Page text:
Ferizaj, a town in southern Kosovo, has completely changed the way in which it provides social services. Under the guidance of a nongovernmental organisation which promotes good governance and political education, municipal staff from different departments, have begun working together rather than in silos.
Until only a few years ago, Ibrahim Musliu was ready to quit his job. He was frustrated and disillusioned by the work he was doing in the welfare office of Ferizaj, a town in southern Kosovo. Every day he worked to improve the lives of the people who came to see him and he was worn out. He wanted things to change, especially for the children, and to offer them an alternative to the stark choice they faced between a shabby home or sleeping rough. Yet, he felt he could not do very much on his own working for a public body that lacked proper organisation and in which everybody worked as if they were on a treadmill.
Today, Ibrahim Musliu radiates optimism when he walks into his office in the morning. Finally, he has the feeling that his work can actually make a difference. As before, he takes care of neglected children, tries to find foster families for orphans or to convince parents that their children ought to go to school, rather than begging on the streets. And his efforts are increasingly bearing fruit.
New approaches to municipal welfare
Musliu and the children he takes care of owe this important change to the GIZ Regional Project Social Rights for Vulnerable Groups that promotes the social rights of minorities in Western Balkan countries. In Ferizaj, the project initiated a partnership between the welfare office and the nongovernmental organisation INPO, which brought about a stringent reform of municipal social services. INPO stands for Iniciativa për Progres. This ‘Initiative for Progress’ promotes good governance and political education in the Kosovan towns of Gjilan and Ferizaj. Together, the new partners have broken up old structures, abolished inefficient and complicated procedures and essentially reinvented social services in Ferizaj.
The introduction of interdisciplinary teams has probably been the biggest change. Instead of strictly sticking to the boundaries of traditional fields of municipal social services, staff from multiple public bodies and different disciplinary backgrounds now work closely together. Ibrahim Musliu, for example, is now in constant dialogue with a colleague from the family care department, the department for returnee families, welfare assistance, a youth psychologist and a school supervisor. Interdisciplinary teams visit and assist families in need in their homes.
‘I used to have to try to get things done all by myself and was often powerless because a social worker can’t really help a family when they’re on their own. For many issues, I simply wasn’t the right person to ask,’ says Ibrahim Musliu. ‘Today, I can turn to my colleagues, and we obviously also have the support of INPO, so we can do a lot for local people. We are finally able to offer a comprehensive service.’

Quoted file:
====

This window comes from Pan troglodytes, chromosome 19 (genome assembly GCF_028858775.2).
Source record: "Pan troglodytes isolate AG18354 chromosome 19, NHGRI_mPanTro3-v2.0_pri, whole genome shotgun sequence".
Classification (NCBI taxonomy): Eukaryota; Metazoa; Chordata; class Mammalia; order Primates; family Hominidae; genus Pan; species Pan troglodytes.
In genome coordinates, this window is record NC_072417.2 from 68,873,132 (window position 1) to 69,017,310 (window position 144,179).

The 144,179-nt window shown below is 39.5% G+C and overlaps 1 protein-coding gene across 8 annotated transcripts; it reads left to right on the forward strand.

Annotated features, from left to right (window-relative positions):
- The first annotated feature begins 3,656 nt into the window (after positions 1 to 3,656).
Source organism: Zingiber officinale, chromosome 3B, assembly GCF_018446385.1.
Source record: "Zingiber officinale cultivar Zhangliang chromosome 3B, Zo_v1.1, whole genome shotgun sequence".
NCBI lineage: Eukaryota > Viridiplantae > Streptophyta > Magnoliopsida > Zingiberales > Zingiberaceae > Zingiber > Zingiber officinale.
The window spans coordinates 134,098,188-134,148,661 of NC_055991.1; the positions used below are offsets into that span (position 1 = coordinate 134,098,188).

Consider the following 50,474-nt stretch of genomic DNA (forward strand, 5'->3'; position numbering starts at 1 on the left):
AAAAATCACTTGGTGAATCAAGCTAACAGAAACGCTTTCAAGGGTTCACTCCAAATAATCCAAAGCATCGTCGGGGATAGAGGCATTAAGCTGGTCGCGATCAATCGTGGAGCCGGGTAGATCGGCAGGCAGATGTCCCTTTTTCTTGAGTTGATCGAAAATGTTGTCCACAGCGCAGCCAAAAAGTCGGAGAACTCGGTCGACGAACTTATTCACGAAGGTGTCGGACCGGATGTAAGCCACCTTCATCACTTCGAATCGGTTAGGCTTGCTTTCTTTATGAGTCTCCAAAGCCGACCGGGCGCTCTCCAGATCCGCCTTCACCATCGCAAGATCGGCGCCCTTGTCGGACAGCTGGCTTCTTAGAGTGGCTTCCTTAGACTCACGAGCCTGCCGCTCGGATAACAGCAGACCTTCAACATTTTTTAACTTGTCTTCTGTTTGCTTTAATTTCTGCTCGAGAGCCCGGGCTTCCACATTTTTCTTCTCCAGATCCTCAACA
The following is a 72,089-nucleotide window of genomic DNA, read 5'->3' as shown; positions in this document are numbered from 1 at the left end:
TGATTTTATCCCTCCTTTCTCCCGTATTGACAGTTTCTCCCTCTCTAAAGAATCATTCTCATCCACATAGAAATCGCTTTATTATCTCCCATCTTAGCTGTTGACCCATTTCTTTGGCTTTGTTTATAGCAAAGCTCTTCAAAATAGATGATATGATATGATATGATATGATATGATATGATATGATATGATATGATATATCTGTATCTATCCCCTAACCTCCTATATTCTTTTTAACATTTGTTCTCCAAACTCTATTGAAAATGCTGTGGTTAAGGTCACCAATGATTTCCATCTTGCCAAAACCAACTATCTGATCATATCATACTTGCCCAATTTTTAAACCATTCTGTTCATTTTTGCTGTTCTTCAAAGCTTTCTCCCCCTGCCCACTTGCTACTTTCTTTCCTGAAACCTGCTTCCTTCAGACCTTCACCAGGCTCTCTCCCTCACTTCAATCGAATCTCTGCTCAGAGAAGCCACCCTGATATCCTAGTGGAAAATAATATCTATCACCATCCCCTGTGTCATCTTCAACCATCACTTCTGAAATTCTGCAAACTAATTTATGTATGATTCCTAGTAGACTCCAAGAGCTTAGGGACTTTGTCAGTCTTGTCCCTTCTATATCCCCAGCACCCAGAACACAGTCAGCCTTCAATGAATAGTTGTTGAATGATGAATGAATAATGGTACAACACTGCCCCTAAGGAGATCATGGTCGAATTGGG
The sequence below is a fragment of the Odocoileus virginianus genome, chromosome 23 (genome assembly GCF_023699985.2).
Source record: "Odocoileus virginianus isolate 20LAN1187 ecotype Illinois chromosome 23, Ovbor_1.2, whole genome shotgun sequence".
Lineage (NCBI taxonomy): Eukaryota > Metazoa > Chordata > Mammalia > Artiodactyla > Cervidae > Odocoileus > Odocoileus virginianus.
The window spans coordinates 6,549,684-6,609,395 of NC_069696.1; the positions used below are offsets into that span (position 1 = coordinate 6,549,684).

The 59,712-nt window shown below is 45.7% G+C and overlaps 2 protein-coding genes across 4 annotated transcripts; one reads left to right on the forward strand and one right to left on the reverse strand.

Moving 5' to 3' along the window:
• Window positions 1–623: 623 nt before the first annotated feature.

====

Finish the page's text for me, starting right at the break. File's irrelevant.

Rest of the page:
Interdisciplinary teams – key to success
The success of the GIZ regional project Social Rights for Vulnerable Groups builds on the pillars of interdisciplinary workgroups and co-operation between the city council and local NGOs, a model that has since been exported to other Western Balkan towns. In Ferizaj, these teams now jointly discuss all cases. All the team members contribute from their vantage point; they carefully analyse each individual case and develop the best solutions together. Of course, keeping all team members updated, even if individual staff members are no longer working on a specific case, is and remains key. This approach creates a shared responsibility and commitment, creates awareness of the work of others among people who used to operate alone and offers opportunities to develop new solutions that may not have previously been apparent.
Ibrahim Musliu is currently working on one such case where the parents of a boy decided to take their son out of school because it was too far away. The family lives just outside of town, and to reach the closest school, the boy had to walk for several hours a day. Previously, there was little Ibrahim Musliu could have done working alone, but working with the school supervisor and the INPO team, he managed to convince the parents that an education was essential for their son and organised a lift so he could get to school.
For Ibrahim Musliu, the partnership between the welfare office and nongovernmental organisations has therefore vastly improved the situation. ‘Sometimes the INPO staff are much closer to the families and have a far better understanding of their problems. We would not have noticed as many cases if it hadn’t been for the people from INPO,’ he says. He now has more cases on his desk, but definitely not more stress. ‘Even if there is a lot to do, the new team structure means we achieve a lot more than we used to.’ And, in the end, that’s what counts for Ibrahim Musliu.
Text: FLMH | Photos: ©WOLFGANG MÜLLER